Vol 4, Issue 3, August 2017

Do Eye Movements During Shape Discrimination Reveal an Underlying Geometric Structure?


Sturz, B. R., Boyer, T. W., Magnotti, J. F, & Bodily, K. D. (2017). Do eye movements during shape discrimination reveal an underlying geometric structure? Animal Behavior and Cognition, 4(3), 267-285. https://doi.org/10.26451/abc.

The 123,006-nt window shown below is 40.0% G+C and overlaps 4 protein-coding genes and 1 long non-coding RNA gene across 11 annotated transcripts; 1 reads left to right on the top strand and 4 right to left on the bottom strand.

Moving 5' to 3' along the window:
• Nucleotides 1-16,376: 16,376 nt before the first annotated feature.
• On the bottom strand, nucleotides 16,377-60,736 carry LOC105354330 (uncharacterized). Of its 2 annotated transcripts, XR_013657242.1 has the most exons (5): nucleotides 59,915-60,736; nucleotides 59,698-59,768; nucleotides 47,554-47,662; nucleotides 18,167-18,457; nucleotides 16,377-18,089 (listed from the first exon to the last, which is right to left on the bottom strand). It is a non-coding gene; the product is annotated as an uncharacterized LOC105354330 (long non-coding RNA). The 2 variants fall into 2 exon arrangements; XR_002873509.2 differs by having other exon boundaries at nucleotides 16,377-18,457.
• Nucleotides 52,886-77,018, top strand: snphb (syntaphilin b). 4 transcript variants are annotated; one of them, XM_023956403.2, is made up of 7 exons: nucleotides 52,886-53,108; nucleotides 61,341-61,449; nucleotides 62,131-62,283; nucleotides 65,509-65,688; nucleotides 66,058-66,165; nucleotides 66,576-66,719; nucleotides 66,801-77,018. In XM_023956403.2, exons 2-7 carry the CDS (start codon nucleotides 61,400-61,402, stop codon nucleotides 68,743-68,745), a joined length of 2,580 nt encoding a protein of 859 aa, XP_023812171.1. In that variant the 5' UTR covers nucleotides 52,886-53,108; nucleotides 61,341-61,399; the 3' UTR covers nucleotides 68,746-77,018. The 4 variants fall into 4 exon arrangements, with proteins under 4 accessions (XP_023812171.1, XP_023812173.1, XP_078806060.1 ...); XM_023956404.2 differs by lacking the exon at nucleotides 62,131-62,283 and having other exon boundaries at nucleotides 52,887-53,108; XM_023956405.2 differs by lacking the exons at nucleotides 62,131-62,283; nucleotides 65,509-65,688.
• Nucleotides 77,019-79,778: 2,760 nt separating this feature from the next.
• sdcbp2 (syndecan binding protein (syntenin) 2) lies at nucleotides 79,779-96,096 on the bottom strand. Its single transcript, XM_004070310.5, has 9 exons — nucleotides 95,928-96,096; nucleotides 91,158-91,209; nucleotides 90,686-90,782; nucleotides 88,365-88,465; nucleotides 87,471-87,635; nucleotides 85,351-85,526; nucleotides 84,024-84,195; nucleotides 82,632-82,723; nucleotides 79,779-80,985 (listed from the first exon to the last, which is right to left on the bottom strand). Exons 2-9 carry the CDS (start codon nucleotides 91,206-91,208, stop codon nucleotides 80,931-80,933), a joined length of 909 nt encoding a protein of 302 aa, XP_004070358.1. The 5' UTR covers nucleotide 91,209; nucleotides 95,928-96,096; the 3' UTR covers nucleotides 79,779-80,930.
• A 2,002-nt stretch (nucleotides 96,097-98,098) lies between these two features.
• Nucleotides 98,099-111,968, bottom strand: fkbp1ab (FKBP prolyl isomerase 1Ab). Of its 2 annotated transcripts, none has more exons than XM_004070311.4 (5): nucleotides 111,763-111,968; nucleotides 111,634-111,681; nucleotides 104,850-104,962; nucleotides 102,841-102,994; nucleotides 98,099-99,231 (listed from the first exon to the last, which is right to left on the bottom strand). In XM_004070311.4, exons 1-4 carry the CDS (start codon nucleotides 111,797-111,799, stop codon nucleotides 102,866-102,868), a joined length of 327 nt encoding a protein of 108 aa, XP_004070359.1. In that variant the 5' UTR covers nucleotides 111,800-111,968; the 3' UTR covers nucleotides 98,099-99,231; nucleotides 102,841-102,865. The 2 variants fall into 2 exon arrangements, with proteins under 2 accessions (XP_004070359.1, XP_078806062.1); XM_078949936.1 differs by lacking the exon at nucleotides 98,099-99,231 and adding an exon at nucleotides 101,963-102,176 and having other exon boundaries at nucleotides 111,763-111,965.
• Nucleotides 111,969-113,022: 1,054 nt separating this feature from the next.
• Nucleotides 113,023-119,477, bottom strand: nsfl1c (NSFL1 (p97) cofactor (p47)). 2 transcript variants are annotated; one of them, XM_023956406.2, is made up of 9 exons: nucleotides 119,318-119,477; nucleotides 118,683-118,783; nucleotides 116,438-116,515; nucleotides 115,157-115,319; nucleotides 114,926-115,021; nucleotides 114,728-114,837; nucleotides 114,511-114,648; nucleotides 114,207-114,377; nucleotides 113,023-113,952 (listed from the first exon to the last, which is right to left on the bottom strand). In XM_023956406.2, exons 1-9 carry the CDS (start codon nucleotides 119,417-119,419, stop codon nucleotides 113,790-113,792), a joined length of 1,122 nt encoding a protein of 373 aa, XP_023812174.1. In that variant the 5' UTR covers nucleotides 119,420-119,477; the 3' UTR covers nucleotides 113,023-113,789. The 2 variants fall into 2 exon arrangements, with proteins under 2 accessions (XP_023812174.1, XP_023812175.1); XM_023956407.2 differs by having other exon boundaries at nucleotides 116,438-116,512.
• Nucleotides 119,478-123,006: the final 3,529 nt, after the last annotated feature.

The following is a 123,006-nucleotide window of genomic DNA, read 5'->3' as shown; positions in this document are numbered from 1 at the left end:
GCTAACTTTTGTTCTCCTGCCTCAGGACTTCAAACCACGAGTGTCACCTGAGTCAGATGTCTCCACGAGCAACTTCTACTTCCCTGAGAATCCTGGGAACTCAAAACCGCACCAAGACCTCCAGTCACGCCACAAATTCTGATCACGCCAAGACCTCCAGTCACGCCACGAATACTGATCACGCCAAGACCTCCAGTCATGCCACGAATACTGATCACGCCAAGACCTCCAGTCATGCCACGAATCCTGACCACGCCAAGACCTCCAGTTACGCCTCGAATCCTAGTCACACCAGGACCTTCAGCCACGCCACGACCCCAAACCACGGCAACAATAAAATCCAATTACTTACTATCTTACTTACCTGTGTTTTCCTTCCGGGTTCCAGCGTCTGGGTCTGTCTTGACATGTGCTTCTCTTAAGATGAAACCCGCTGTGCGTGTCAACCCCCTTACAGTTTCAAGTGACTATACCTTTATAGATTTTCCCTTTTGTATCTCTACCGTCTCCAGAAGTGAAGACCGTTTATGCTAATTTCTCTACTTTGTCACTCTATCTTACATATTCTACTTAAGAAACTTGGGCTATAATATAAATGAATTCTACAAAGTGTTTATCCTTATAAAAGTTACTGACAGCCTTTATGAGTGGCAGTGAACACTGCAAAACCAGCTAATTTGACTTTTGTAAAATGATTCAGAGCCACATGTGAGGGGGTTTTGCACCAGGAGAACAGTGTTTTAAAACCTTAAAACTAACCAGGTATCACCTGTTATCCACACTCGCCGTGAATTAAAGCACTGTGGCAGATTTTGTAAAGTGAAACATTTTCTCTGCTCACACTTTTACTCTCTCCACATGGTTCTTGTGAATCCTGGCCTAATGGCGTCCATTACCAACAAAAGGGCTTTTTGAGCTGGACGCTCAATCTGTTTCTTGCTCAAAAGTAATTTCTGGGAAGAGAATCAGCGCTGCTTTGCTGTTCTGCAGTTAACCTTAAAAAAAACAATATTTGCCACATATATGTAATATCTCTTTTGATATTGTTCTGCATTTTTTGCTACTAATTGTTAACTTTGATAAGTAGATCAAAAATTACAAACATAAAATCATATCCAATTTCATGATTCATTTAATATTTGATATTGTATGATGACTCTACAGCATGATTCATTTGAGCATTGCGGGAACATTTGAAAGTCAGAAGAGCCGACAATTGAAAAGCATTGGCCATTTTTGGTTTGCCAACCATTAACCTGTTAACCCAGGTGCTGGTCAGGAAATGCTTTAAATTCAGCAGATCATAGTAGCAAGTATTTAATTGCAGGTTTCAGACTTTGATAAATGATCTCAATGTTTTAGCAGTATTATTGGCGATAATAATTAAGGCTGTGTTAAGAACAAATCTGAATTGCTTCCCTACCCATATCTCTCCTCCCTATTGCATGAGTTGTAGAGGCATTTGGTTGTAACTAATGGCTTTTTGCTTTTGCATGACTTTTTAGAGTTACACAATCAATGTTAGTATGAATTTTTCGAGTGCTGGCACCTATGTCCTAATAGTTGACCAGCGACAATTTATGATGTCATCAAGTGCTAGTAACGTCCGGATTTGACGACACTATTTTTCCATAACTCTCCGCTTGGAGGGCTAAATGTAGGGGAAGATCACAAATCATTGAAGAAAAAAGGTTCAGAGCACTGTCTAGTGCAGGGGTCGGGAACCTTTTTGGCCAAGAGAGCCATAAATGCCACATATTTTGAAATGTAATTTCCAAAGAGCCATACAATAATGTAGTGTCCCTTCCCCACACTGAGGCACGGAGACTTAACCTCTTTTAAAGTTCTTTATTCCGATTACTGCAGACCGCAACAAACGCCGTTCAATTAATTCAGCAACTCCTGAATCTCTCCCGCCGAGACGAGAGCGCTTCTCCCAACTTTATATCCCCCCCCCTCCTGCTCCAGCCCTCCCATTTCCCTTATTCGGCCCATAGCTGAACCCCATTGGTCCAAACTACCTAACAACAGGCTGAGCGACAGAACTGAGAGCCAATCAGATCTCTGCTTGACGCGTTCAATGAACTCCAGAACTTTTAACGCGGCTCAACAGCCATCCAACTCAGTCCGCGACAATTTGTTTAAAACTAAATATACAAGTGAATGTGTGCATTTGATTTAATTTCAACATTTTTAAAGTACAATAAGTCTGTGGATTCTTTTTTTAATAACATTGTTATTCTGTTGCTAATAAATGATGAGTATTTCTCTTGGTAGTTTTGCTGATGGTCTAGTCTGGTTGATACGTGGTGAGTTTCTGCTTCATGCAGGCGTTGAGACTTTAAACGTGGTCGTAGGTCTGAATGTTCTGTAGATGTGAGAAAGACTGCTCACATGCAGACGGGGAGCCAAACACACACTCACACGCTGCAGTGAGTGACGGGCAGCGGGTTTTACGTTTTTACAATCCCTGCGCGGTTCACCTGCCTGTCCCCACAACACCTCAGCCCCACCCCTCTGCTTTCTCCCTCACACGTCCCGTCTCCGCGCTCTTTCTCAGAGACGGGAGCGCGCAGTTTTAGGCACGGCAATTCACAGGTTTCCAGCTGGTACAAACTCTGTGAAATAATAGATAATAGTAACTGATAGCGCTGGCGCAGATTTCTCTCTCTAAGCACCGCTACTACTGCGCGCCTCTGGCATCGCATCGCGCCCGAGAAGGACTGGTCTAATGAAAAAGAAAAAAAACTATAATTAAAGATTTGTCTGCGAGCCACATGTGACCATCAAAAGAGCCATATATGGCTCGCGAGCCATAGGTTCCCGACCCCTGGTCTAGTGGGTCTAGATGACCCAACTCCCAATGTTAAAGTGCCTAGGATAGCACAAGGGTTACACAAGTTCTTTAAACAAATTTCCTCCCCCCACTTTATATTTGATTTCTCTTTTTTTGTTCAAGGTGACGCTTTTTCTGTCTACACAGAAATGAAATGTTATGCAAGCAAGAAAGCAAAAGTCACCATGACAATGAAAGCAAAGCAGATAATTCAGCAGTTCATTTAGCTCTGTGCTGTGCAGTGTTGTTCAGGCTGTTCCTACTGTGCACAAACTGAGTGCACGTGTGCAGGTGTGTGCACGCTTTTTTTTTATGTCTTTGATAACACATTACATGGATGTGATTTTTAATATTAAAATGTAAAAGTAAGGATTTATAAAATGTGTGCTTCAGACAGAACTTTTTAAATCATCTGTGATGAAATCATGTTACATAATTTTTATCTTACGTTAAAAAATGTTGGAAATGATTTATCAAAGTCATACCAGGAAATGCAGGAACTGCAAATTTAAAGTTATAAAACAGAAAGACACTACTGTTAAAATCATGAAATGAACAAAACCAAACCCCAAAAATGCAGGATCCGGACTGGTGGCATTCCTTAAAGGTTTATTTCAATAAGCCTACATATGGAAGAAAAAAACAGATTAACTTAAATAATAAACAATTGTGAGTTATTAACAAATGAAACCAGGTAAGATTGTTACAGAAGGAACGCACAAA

Using a psychophysical approach coupled with eye-tracking measures, we varied length and width of shape stimuli to determine the objective parameters that corresponded to subjective determination of square/rectangle judgments. Participants viewed a two-dimensional shape stimulus and made a two-alternative forced-choice whether it was a square or rectangle. Participants’ gaze was tracked throughout the task to explore directed visual attention to the vertical and horizontal axes of space. Behavioral results provide threshold values for two-dimensional square/rectangle perception, and eye-tracking data indicated that participants directed attention to the major and minor principal axes. Results are consistent with the use of the major and minor principal axis of space for shape perception and may have theoretical and empirical implications for orientation via geometric cues.